David Uriegas

I was born the year of the 92, and I believed I got lucky. I met all of my great-grand parents and all of my grand-parents. If it was not for them, I would not be traveling. Not because they encouraged me to do it, but because they breathe wisdom and knowledge, as well as regrets: I alway wanted to do the most with my life.

I grew up in Mexico City. Ups and downs, just like anybody else. However, I certainly believe I grew up having and cultivating fears and ideas that were not good or healthy: they were not gonna take as far a I was dreaming. I am a curious boy (and a very curious one!), passionate with history, deep thoughts, humans, culture, arts… I am curious about human beings, so traveling was something I always wanted to do. I did my first attempt of traveling solo in the southeast of Mexico when I was 16, but I ended up scared and shocked. I could not handle it.

Once I got to college and start studying history, I was doing great. I was doing something I really love. At the same time, I was developing things inside me that were making me be afraid of many things, like people.
A year and a half later, I decided it was high time to face those fears and change the guy I used to be (a small skinny lad, afraid of people, looks and the future), so I moved to Dublin and started to work in a hotel (with people) — the most scarying job ever! By the end of 2013, I was not done yet, so I decided to push myself to my limits and start traveling – something many said it was going to be impossible for me: from Georgia to Central Europe, without plans, and very little money.

Currently I am staying in Istanbul waiting spring and managing to make a few bucks before I get into Eastern Europe with a cheap old bicycle. I got robbed twice (lost most of my money), got drugged by an old man and nearly raped while hitchhiking… I am not done yet!

You can work pretty much where you want to – on the road, do you find it hard to work or do you just have fun and work when you come back home?

It is true that anyone can work anywhere. Technology is allowing us to do great profitable things around the world, but it is still something that is unknown for many. In my case, I find it quite difficult, not because I cannot do it, but I do not know how to.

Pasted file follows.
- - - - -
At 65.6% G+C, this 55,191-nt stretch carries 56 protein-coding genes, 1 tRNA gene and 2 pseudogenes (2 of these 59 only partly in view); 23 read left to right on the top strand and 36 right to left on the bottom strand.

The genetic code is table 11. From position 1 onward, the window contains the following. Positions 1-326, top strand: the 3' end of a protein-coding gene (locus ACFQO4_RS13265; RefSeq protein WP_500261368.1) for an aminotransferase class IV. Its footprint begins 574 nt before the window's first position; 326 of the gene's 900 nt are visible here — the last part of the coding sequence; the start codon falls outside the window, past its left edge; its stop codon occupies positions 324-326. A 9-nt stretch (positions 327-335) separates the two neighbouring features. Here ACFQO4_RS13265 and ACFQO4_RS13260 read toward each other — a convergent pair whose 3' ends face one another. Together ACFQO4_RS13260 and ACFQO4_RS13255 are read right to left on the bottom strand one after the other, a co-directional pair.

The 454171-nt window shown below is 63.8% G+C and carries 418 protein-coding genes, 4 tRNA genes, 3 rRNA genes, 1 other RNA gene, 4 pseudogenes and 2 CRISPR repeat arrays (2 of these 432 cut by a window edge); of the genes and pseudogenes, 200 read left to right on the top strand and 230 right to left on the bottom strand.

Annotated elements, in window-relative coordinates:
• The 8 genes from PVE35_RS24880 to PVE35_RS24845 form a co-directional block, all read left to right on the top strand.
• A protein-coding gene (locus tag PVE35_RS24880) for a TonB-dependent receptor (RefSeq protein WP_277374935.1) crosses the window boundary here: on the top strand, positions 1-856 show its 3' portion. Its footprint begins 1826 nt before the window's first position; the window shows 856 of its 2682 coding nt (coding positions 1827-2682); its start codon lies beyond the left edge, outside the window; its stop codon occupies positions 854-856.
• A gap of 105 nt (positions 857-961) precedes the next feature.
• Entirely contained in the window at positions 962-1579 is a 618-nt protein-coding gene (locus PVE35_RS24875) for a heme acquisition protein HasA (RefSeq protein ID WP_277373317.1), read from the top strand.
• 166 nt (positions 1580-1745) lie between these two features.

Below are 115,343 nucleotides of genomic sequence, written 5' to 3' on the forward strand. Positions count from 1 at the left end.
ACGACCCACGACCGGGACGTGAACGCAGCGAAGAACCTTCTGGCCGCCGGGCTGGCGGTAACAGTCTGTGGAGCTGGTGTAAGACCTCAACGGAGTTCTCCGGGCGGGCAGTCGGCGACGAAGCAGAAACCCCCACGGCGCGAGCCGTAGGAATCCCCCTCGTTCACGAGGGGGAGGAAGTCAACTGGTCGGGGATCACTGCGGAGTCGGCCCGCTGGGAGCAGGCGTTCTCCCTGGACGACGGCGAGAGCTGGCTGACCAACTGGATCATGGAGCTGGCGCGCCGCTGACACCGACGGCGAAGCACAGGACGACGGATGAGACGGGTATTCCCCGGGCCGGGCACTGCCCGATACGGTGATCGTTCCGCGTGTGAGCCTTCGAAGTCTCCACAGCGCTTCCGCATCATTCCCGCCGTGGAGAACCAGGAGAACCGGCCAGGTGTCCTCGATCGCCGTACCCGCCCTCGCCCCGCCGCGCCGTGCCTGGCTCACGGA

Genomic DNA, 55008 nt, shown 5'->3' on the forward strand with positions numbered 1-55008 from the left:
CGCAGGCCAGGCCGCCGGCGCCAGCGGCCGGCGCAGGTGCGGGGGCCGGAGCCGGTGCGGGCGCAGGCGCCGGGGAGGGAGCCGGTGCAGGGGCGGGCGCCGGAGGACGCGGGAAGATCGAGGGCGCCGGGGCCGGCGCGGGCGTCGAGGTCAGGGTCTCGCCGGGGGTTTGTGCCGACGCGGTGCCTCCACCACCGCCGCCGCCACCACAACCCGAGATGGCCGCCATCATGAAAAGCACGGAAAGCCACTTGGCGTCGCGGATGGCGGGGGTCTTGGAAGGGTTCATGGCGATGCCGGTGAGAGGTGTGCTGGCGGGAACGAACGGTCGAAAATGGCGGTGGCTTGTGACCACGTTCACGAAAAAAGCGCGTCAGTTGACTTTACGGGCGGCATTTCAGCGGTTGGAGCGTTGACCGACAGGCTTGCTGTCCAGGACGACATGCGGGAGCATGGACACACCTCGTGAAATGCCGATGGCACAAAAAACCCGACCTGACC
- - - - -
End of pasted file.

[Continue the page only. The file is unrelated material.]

I am traveling solo for the first time in my life: walking and hitchhiking from Tbilisi, Georgia, and hoping to make it to Paris or even further - now I am considering to cycle for a while. The thing is, without paying money for any sort of transportation. Given the circumstances of my journeys, I have the risk of getting robbed. It just recently happened to me, and now I have to be a lot more creative to find ways to get some bucks into my pockets! I find it really hard to work. Although I want to, is not that easy for me. But of course I also like to have fun and then work as soon as I get back home.

Do you feel many people are envious of your lifestyle?

I do not know. Many people have told me different things. Some of them show encouragement or discouragement; some cheer me up; some others think I am doing something a lot of people want to do - specially in a developing country like Mexico; and some others show admiration.

I think if someone feels envious about my lifestyle, that person would not share it - I would not! But that is the reason I am traveling: to make people believe that they can if they think/believe they can.

In which countries have people recognised you, even when you thought nobody would?

Well, I have not traveled as many as others have. Last year I moved to Dublin, Ireland, on my own, I thought no one was going to recognise anything about me. I was wrong. Got promoted several times on my job and got very, very encouraged to do what I always dreamt about: traveling. Nonetheless, while walking and hitchhiking in Georgia (the country) and Turkey, many people did not understood what I was doing and why, but they clearly show admiration about me regarded as a really brave young lad.

Which three items would you never travel without?

A notebook, a knife, and an extra pair of socks! — this is a really hard question!

Are there any specific souvenirs or other things you collect from the places you go to?

I am a historian and passionate about religion. Any thing related to religion that is unusual is worth taking back home with me.

Tagged as: Turkey

David Uriegas
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